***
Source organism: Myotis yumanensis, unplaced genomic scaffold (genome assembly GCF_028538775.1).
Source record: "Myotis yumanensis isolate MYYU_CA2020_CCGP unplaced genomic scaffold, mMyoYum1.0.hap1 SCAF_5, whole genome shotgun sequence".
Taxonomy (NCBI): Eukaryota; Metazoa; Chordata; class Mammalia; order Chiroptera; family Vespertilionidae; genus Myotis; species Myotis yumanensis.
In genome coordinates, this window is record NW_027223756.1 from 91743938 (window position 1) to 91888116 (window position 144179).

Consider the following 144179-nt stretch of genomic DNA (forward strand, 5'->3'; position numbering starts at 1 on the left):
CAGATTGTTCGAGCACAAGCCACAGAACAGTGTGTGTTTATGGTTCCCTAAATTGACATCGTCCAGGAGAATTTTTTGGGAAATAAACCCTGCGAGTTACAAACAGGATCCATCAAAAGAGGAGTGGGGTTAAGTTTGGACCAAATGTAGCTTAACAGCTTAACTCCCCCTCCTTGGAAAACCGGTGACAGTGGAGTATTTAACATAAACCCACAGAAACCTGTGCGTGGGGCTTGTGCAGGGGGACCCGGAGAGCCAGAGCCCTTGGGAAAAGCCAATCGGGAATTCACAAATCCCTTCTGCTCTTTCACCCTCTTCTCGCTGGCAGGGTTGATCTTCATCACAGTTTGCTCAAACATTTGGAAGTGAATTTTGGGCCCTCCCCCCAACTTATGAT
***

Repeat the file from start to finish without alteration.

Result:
Source organism: Myotis yumanensis, unplaced genomic scaffold (genome assembly GCF_028538775.1).
Source record: "Myotis yumanensis isolate MYYU_CA2020_CCGP unplaced genomic scaffold, mMyoYum1.0.hap1 SCAF_5, whole genome shotgun sequence".
Taxonomy (NCBI): Eukaryota; Metazoa; Chordata; class Mammalia; order Chiroptera; family Vespertilionidae; genus Myotis; species Myotis yumanensis.
In genome coordinates, this window is record NW_027223756.1 from 91743938 (window position 1) to 91888116 (window position 144179).

Consider the following 144179-nt stretch of genomic DNA (forward strand, 5'->3'; position numbering starts at 1 on the left):
CAGATTGTTCGAGCACAAGCCACAGAACAGTGTGTGTTTATGGTTCCCTAAATTGACATCGTCCAGGAGAATTTTTTGGGAAATAAACCCTGCGAGTTACAAACAGGATCCATCAAAAGAGGAGTGGGGTTAAGTTTGGACCAAATGTAGCTTAACAGCTTAACTCCCCCTCCTTGGAAAACCGGTGACAGTGGAGTATTTAACATAAACCCACAGAAACCTGTGCGTGGGGCTTGTGCAGGGGGACCCGGAGAGCCAGAGCCCTTGGGAAAAGCCAATCGGGAATTCACAAATCCCTTCTGCTCTTTCACCCTCTTCTCGCTGGCAGGGTTGATCTTCATCACAGTTTGCTCAAACATTTGGAAGTGAATTTTGGGCCCTCCCCCCAACTTATGAT